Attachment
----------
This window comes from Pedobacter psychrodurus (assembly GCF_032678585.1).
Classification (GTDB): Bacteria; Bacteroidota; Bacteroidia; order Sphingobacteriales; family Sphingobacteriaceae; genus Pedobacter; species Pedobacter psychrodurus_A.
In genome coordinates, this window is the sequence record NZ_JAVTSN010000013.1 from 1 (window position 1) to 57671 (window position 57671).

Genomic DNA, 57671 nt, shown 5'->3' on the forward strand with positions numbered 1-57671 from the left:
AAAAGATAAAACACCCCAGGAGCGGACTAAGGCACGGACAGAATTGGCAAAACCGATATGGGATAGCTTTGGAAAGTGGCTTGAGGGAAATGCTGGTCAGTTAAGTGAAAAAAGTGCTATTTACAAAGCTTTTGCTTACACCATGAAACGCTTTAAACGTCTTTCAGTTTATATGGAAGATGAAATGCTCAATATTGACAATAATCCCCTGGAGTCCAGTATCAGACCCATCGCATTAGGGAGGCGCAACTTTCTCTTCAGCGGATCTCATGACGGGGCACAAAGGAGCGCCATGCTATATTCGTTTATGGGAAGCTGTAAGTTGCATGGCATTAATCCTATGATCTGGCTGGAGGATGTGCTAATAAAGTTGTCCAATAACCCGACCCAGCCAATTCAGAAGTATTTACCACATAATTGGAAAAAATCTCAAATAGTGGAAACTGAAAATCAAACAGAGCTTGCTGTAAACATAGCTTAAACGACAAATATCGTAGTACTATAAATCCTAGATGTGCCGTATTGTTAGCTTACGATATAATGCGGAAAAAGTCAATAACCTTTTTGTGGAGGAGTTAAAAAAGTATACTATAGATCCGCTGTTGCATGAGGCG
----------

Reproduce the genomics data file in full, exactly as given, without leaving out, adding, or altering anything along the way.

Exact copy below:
This window comes from Pedobacter psychrodurus (assembly GCF_032678585.1).
Classification (GTDB): Bacteria; Bacteroidota; Bacteroidia; order Sphingobacteriales; family Sphingobacteriaceae; genus Pedobacter; species Pedobacter psychrodurus_A.
In genome coordinates, this window is the sequence record NZ_JAVTSN010000013.1 from 1 (window position 1) to 57671 (window position 57671).

Genomic DNA, 57671 nt, shown 5'->3' on the forward strand with positions numbered 1-57671 from the left:
AAAAGATAAAACACCCCAGGAGCGGACTAAGGCACGGACAGAATTGGCAAAACCGATATGGGATAGCTTTGGAAAGTGGCTTGAGGGAAATGCTGGTCAGTTAAGTGAAAAAAGTGCTATTTACAAAGCTTTTGCTTACACCATGAAACGCTTTAAACGTCTTTCAGTTTATATGGAAGATGAAATGCTCAATATTGACAATAATCCCCTGGAGTCCAGTATCAGACCCATCGCATTAGGGAGGCGCAACTTTCTCTTCAGCGGATCTCATGACGGGGCACAAAGGAGCGCCATGCTATATTCGTTTATGGGAAGCTGTAAGTTGCATGGCATTAATCCTATGATCTGGCTGGAGGATGTGCTAATAAAGTTGTCCAATAACCCGACCCAGCCAATTCAGAAGTATTTACCACATAATTGGAAAAAATCTCAAATAGTGGAAACTGAAAATCAAACAGAGCTTGCTGTAAACATAGCTTAAACGACAAATATCGTAGTACTATAAATCCTAGATGTGCCGTATTGTTAGCTTACGATATAATGCGGAAAAAGTCAATAACCTTTTTGTGGAGGAGTTAAAAAAGTATACTATAGATCCGCTGTTGCATGAGGCG